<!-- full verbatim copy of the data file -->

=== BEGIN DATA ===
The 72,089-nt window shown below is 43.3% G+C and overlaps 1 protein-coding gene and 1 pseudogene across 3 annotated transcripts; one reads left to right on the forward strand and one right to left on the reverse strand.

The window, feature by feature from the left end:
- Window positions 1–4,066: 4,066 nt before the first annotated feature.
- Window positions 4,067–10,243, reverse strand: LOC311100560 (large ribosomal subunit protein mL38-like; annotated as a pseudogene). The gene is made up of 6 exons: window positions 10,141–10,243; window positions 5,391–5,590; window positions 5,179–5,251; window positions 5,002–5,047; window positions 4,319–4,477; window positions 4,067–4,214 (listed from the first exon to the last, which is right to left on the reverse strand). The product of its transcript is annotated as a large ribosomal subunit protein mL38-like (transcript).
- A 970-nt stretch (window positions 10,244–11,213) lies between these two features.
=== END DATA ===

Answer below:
The 72,089-nt window shown below is 43.3% G+C and overlaps 1 protein-coding gene and 1 pseudogene across 3 annotated transcripts; one reads left to right on the forward strand and one right to left on the reverse strand.

The window, feature by feature from the left end:
- Window positions 1–4,066: 4,066 nt before the first annotated feature.
- Window positions 4,067–10,243, reverse strand: LOC311100560 (large ribosomal subunit protein mL38-like; annotated as a pseudogene). The gene is made up of 6 exons: window positions 10,141–10,243; window positions 5,391–5,590; window positions 5,179–5,251; window positions 5,002–5,047; window positions 4,319–4,477; window positions 4,067–4,214 (listed from the first exon to the last, which is right to left on the reverse strand). The product of its transcript is annotated as a large ribosomal subunit protein mL38-like (transcript).
- A 970-nt stretch (window positions 10,244–11,213) lies between these two features.